According to this structure, a quantity of etching to make the electrode portion thinner in order to make a high frequency sensor device is reduced so that the crystal substrate can be protected from a crack.
It is noted that in the sensor device according to the present invention, a Langasite crystal having a large mechanical coupling coefficient may be used in place of the crystal substrate.
FIGS. 1a and 1 b are elevational view and side view of a sensor device in a first preferred embodiment according to the present invention, respectively.
FIG. 2 is a table representing a distance by which a sufficient attenuation of a mechanical oscillation is obtainable with respect to a resonant frequency fo relating to a ratio L/t between a distance L from an end of one electrode to an end of the other electrode which is adjacent to the one electrode and a thickness t of the crystal.
FIG. 3 is a side view of a sensor device in a third preferred embodiment according to the present invention.
FIG. 4 is a characteristic graph of a measured frequency deviation in a case where a separation groove is installed.
FIG. 5 is a side view of a sensor device in a fourth preferred embodiment according to the present invention.
FIG. 6 is a plan view of the sensor device used in an experiment on a mutual interference between the electrodes.
FIG. 7 is a device for depositing silver used in the experiment on the mutual interference between the electrodes.
FIG. 8 is a characteristic representing a frequency variation ΔF for each channel in the experiment on the mutual interference between the electrodes.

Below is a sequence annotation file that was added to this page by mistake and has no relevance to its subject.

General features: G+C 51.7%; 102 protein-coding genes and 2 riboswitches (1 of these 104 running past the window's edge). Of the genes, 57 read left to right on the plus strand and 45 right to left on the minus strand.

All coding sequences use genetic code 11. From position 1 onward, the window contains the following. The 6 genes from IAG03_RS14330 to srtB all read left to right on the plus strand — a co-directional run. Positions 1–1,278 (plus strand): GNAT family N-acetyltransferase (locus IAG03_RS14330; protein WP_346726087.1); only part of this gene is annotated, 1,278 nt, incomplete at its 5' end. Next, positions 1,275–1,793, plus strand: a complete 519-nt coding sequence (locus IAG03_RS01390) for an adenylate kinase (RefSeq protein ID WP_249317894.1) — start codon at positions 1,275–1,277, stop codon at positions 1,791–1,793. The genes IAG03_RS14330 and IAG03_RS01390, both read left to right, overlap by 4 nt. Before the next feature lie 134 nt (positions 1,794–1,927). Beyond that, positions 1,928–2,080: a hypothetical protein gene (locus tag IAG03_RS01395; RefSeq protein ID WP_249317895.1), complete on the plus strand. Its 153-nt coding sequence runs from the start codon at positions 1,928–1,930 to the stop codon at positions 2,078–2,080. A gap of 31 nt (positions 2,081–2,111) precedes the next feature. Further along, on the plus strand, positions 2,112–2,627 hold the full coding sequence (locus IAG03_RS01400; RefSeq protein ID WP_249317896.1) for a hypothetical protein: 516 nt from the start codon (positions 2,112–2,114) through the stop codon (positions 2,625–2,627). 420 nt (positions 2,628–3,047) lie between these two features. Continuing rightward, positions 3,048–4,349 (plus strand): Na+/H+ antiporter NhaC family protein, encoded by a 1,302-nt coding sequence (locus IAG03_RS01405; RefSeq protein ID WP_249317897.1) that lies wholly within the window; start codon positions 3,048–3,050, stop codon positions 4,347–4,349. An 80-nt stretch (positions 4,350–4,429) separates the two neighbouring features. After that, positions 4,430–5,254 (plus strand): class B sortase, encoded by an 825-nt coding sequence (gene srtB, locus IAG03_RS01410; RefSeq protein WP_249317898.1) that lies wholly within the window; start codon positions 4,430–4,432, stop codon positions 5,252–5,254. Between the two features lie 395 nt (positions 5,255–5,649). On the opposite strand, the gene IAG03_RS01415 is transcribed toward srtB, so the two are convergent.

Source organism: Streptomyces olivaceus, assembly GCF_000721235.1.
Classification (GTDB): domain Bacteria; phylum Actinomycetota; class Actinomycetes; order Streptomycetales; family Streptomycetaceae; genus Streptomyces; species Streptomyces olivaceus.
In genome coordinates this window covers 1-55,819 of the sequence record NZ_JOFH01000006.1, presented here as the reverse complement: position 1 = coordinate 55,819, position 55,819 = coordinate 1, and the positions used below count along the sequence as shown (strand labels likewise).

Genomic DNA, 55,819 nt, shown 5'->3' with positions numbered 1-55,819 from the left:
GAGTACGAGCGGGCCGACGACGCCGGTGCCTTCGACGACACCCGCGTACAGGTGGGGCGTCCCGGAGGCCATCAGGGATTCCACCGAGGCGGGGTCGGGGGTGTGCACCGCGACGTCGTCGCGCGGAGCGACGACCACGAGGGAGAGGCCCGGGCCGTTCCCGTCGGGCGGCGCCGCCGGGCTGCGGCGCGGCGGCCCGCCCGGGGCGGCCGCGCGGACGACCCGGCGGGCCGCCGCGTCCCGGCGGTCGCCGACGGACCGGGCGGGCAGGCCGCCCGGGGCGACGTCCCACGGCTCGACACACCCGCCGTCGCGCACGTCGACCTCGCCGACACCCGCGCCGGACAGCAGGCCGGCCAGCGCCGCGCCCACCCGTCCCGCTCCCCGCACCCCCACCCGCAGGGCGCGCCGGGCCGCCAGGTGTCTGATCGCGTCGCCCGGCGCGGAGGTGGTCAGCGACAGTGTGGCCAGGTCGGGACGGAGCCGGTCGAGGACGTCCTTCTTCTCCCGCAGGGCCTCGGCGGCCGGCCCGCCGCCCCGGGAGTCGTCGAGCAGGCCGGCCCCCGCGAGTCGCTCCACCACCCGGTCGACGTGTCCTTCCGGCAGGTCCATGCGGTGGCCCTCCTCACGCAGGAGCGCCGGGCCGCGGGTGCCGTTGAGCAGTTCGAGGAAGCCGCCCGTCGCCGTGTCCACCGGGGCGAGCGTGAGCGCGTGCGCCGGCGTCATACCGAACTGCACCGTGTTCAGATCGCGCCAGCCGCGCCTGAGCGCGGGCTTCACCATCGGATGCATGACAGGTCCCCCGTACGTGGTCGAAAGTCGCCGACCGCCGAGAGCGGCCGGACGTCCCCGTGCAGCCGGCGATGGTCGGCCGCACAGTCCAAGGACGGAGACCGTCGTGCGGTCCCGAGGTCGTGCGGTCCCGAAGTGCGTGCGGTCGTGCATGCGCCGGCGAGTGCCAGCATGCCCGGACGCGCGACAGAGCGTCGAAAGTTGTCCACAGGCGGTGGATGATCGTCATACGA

FIG. 9 is a characteristic graph representing a serial resonant resistance for each channel in the experiment on the mutual interference between the electrodes.
FIG. 10 is a table representing variations in the frequency and serial resonant resistor when a water drop is laid on each channel in the experiment on the mutual interference between the electrodes.
FIG. 11 is a side view of a sensor device in a fifth preferred embodiment according to the present invention.
FIG. 12 is equations (1) and (2) on a resonant frequency of a crystal oscillator of AT-cut.
FIG. 13 is a numerical equation (3) representing a frequency variation by means of the crystal.
FIG. 14 is a numerical equation representing a frequency variation in a case where the crystal oscillator is used in a liquid.
FIG. 15 is a numerical equation representing a whole sensitivity.
FIG. 16 is a characteristic graph representing a frequency dependent characteristic of the sensitivity on the sensor device.
FIG. 17 is a conventional example of a QCM sensor device.
FIGS. 1a and 1 b show a plan view and a side view of a structure of a multi-channel QCM sensor device in a first preferred embodiment according to the present invention.
A crystal substrate 10 is constituted by a crystal of AT-cut having a quadrilateral shape and an uniform thickness. Circular electrodes 11A, 12A, 13A, 14A and 11B, 12B, 13B, 14B (each made of a gold or platinum) are mutually formed on front and rear surfaces of the crystal substrate 10 by means of a sputtering method. Each electrode 11A through 14A and 11B through 14B is drawn out to a corresponding terminal surrounding the crystal substrate via lead wires 15A through 18A and 15B through 18B.
It is noted that the thickness of the crystal substrate 10 is determined according to a fundamental (or main) resonant frequency fo (5 MHz or 10 MHz) in accordance with the equations (1) and (2). In addition, the area of each electrode is determined as a factor determining the sensitivity in the equations (3) through (5).
In order to arrange the QCM sensor using the sensor device thus structured, in the same manner as shown in FIG. 17, one of the front or rear surface is immersed into a sample. Receptors which are mutually different according to the components to be tried to be detected and estimated (quantitatively analyzed) from the sample are formed on one of the front or rear surface of the electrodes 11A through 14A which is immersed into the sample.